I cannot believe how fast three months can go by, yet here I am. I arrived in the United Kingdom in September, and I am preparing for my first Christmas away from home.
Bringing a Christmas tree into a student accommodation was quite the adventure. I was a little heartbroken at first, since I am used to having a natural tree for every Christmas. It doesn’t help that snow is stubbornly refusing to fall, as I am used to extremely cold and snowy holidays. My sadness went away as soon as the tree was fully assembled and decorated; it was just absolutely lovely.
I have chosen to spend the holidays in England because of my English boyfriend. I will be away from my family, that is true, yet I will be with him, which makes up for it. I would say I made the best decision, as we got into a competition of which country has the best Christmas traditions. He was very confused when I left my boots in front of the door after thoroughly cleaning them. I explained that on the night of the 5th of December, Romanians celebrate St Nicholas, which we say is “Santa’s cousin”, because he goes to every single house on that night and leaves a small gift in your shoes.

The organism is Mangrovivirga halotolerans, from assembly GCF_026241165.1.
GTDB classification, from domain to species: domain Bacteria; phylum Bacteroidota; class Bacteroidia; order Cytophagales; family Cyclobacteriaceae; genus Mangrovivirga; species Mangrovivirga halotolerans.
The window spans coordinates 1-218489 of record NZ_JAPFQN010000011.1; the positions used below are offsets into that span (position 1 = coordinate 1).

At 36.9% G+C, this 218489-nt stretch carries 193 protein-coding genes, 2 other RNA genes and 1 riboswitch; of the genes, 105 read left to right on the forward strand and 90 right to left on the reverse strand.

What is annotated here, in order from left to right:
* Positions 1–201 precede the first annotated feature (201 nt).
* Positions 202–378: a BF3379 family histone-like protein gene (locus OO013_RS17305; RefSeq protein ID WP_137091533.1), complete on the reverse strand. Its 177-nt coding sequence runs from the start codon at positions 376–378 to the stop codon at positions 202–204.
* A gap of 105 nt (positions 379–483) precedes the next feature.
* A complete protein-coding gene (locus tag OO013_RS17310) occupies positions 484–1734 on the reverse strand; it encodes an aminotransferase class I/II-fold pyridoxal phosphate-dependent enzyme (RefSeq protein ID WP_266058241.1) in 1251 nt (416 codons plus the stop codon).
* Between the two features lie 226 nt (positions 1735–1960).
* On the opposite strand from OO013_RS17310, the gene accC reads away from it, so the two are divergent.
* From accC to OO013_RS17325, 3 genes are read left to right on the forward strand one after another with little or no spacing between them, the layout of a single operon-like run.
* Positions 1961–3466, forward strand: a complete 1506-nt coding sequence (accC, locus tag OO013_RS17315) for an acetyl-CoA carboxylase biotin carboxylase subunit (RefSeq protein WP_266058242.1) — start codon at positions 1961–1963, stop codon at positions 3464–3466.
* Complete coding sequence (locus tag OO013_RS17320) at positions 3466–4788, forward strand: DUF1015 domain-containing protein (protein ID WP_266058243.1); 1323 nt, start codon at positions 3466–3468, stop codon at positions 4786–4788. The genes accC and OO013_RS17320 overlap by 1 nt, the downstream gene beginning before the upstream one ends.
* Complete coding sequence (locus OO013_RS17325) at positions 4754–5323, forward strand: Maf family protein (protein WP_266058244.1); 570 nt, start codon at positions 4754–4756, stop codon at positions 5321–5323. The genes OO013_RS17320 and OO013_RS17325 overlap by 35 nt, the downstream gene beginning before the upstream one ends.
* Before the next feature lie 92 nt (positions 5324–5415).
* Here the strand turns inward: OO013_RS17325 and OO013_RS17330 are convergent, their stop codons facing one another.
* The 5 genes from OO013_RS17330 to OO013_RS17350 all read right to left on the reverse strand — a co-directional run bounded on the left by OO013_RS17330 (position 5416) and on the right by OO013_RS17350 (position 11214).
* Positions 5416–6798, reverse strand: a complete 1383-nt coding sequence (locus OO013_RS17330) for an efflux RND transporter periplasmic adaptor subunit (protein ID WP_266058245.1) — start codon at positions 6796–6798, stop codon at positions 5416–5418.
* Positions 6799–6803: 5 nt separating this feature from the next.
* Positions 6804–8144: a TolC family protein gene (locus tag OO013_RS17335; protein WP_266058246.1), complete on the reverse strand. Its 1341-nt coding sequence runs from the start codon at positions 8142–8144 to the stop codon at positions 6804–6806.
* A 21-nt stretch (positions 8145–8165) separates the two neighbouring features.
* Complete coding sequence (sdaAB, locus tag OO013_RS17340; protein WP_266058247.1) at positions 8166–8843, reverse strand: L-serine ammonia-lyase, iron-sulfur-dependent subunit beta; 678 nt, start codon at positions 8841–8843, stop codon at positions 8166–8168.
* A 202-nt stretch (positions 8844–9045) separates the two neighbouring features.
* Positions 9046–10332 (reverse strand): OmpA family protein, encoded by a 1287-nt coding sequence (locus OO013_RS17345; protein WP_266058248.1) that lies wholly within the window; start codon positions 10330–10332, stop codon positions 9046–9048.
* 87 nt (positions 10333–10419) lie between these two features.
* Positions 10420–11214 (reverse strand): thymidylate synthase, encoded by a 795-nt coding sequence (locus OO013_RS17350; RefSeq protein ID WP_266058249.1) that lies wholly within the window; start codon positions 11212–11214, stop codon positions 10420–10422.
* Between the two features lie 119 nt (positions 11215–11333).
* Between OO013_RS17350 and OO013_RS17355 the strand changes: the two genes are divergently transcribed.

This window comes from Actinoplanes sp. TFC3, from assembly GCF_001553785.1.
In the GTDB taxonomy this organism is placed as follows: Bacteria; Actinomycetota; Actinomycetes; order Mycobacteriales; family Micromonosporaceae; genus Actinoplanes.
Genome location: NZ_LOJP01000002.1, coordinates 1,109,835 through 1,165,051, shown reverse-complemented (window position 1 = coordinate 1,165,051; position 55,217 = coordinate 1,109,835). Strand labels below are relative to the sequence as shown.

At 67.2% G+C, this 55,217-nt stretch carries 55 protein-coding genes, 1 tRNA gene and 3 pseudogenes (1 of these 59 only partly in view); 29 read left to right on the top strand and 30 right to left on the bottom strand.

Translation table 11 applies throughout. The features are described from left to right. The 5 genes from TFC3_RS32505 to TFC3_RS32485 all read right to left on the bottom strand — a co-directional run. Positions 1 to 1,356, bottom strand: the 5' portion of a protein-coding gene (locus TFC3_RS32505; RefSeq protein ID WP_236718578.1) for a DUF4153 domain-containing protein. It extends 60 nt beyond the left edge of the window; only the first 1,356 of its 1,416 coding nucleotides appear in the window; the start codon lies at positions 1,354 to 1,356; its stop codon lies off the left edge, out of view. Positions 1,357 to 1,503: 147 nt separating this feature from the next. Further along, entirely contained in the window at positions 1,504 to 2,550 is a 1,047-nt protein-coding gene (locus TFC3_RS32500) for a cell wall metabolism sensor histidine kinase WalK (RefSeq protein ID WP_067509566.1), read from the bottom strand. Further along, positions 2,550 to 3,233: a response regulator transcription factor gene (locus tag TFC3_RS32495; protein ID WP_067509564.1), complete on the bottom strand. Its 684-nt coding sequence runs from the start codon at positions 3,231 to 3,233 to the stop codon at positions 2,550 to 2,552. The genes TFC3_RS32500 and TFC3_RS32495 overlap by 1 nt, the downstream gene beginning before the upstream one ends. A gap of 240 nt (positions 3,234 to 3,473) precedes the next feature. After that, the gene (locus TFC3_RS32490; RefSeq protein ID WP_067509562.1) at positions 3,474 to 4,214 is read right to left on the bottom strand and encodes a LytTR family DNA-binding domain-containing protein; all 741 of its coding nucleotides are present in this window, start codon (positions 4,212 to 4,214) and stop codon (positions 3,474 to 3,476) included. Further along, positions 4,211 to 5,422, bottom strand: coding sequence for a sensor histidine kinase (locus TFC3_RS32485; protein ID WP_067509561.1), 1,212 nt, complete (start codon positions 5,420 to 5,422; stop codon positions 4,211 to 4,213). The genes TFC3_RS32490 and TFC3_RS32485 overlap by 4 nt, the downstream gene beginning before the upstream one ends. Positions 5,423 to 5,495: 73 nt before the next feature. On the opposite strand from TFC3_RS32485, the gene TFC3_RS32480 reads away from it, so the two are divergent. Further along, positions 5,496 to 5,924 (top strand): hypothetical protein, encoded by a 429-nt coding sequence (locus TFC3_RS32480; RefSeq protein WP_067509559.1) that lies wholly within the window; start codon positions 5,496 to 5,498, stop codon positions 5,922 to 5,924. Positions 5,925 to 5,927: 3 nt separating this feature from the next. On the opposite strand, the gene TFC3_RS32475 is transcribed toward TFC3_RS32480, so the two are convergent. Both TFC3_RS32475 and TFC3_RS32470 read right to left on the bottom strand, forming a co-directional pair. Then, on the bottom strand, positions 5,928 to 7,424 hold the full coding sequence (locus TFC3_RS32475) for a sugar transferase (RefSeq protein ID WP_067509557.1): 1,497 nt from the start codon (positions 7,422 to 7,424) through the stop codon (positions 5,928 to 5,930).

I had to admit, their traditional food was better than ours. Despite my best efforts, my stuffed cabbage was no match for his roast dinner. He liked my bouef salad, although he could not eat too much as it is an extremely rich dish. Unfortunately, we had to stick primarily to English carols, as he doesn’t speak a single word of Romanian.
The last thing I absolutely love about Christmas is giving and receiving gifts. It is not even about the present itself, it is about the surprise and joy you feel, knowing that someone spent so much time thinking about you and picking this one thing out for you. Those small moments of happiness are the meaning of Christmas.